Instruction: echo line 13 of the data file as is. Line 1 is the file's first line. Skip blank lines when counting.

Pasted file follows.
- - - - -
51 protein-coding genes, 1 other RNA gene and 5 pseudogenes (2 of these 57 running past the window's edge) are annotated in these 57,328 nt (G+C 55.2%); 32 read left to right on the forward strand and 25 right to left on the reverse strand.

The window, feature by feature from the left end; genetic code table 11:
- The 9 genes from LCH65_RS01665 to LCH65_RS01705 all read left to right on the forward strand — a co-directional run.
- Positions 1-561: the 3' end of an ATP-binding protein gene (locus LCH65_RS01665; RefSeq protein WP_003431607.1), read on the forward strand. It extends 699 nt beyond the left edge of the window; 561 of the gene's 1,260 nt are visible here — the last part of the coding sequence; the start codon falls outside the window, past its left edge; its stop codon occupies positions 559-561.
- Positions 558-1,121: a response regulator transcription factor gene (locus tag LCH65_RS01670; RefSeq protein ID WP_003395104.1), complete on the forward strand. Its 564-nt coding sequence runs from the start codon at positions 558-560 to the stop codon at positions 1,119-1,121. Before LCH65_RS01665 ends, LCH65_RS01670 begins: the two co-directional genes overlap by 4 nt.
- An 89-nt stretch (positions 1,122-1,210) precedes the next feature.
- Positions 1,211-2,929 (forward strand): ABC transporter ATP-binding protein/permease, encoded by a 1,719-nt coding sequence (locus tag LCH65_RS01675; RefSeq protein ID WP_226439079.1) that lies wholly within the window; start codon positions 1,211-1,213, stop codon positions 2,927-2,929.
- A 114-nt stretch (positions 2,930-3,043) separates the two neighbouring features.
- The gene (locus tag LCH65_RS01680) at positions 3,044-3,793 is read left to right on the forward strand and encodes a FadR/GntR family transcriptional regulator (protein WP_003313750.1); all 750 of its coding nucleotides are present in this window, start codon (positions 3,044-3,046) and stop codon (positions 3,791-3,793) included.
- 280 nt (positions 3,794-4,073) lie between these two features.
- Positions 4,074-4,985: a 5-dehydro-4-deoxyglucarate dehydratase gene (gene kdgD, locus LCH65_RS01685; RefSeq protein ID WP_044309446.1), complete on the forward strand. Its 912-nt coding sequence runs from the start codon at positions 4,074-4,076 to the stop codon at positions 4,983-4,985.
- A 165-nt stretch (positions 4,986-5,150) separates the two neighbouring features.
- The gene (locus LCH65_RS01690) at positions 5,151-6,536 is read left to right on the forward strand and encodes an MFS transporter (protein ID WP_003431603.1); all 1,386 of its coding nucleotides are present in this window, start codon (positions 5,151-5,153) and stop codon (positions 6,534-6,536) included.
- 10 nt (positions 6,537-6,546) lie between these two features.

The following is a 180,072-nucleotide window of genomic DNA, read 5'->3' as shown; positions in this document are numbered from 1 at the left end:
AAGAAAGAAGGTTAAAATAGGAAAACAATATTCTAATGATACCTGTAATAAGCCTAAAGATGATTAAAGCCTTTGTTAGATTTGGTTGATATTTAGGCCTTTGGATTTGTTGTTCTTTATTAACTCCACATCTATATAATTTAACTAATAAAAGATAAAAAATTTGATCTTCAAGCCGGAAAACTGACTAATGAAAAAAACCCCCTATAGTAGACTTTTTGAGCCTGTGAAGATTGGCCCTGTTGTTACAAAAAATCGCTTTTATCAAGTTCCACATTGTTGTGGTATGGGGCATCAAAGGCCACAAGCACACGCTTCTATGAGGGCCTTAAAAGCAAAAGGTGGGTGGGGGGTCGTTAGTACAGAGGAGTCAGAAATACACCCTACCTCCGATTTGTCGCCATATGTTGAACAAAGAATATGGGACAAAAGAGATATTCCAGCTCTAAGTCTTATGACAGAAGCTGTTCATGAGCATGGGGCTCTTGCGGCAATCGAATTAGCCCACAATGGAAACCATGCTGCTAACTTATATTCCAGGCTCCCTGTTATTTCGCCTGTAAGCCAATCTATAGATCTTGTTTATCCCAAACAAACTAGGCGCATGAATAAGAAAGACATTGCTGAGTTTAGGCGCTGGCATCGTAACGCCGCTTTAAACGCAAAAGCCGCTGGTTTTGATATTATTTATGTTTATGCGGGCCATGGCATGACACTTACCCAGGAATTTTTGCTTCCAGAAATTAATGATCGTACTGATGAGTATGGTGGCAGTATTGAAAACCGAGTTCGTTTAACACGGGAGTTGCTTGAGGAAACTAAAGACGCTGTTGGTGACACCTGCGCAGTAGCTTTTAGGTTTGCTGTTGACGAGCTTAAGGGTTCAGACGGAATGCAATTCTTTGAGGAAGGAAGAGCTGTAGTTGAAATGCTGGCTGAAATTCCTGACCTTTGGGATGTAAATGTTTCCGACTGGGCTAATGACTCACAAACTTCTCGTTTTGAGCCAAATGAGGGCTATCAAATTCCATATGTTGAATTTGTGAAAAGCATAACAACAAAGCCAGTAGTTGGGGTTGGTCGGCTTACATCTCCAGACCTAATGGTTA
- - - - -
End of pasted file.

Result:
- The gene (locus LCH65_RS01690) at positions 5,151-6,536 is read left to right on the forward strand and encodes an MFS transporter (protein ID WP_003431603.1); all 1,386 of its coding nucleotides are present in this window, start codon (positions 5,151-5,153) and stop codon (positions 6,534-6,536) included.